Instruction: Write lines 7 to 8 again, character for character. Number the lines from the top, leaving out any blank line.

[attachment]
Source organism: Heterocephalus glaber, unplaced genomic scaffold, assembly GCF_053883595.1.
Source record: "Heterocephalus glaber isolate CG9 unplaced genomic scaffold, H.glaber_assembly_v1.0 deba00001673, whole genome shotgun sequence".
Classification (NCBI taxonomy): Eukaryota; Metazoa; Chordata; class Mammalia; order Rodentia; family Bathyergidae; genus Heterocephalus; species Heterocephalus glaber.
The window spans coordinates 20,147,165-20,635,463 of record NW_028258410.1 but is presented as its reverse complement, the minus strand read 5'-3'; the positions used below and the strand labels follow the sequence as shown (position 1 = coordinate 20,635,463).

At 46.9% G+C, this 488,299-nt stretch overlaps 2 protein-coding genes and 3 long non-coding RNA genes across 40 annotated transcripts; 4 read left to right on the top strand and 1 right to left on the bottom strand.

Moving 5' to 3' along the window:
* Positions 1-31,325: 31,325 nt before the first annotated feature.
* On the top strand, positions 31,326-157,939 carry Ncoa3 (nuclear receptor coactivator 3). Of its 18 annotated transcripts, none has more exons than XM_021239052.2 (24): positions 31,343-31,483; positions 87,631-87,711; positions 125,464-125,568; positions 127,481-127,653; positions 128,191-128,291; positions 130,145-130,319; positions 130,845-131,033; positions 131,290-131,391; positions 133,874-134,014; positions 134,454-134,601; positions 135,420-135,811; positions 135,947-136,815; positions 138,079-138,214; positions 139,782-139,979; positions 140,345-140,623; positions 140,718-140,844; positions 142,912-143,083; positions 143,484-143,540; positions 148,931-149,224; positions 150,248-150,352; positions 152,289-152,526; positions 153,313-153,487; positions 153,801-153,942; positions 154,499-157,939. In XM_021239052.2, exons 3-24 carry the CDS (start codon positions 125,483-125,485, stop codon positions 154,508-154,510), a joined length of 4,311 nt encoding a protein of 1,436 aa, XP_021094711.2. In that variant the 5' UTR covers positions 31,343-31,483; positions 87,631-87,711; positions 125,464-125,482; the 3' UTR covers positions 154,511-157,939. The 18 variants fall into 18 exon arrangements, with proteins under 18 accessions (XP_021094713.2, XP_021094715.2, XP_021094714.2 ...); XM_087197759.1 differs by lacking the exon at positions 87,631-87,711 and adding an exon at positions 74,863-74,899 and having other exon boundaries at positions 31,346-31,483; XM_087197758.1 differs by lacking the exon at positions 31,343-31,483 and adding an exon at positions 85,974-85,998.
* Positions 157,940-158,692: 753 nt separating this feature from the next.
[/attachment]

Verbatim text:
* Positions 1-31,325: 31,325 nt before the first annotated feature.
* On the top strand, positions 31,326-157,939 carry Ncoa3 (nuclear receptor coactivator 3). Of its 18 annotated transcripts, none has more exons than XM_021239052.2 (24): positions 31,343-31,483; positions 87,631-87,711; positions 125,464-125,568; positions 127,481-127,653; positions 128,191-128,291; positions 130,145-130,319; positions 130,845-131,033; positions 131,290-131,391; positions 133,874-134,014; positions 134,454-134,601; positions 135,420-135,811; positions 135,947-136,815; positions 138,079-138,214; positions 139,782-139,979; positions 140,345-140,623; positions 140,718-140,844; positions 142,912-143,083; positions 143,484-143,540; positions 148,931-149,224; positions 150,248-150,352; positions 152,289-152,526; positions 153,313-153,487; positions 153,801-153,942; positions 154,499-157,939. In XM_021239052.2, exons 3-24 carry the CDS (start codon positions 125,483-125,485, stop codon positions 154,508-154,510), a joined length of 4,311 nt encoding a protein of 1,436 aa, XP_021094711.2. In that variant the 5' UTR covers positions 31,343-31,483; positions 87,631-87,711; positions 125,464-125,482; the 3' UTR covers positions 154,511-157,939. The 18 variants fall into 18 exon arrangements, with proteins under 18 accessions (XP_021094713.2, XP_021094715.2, XP_021094714.2 ...); XM_087197759.1 differs by lacking the exon at positions 87,631-87,711 and adding an exon at positions 74,863-74,899 and having other exon boundaries at positions 31,346-31,483; XM_087197758.1 differs by lacking the exon at positions 31,343-31,483 and adding an exon at positions 85,974-85,998.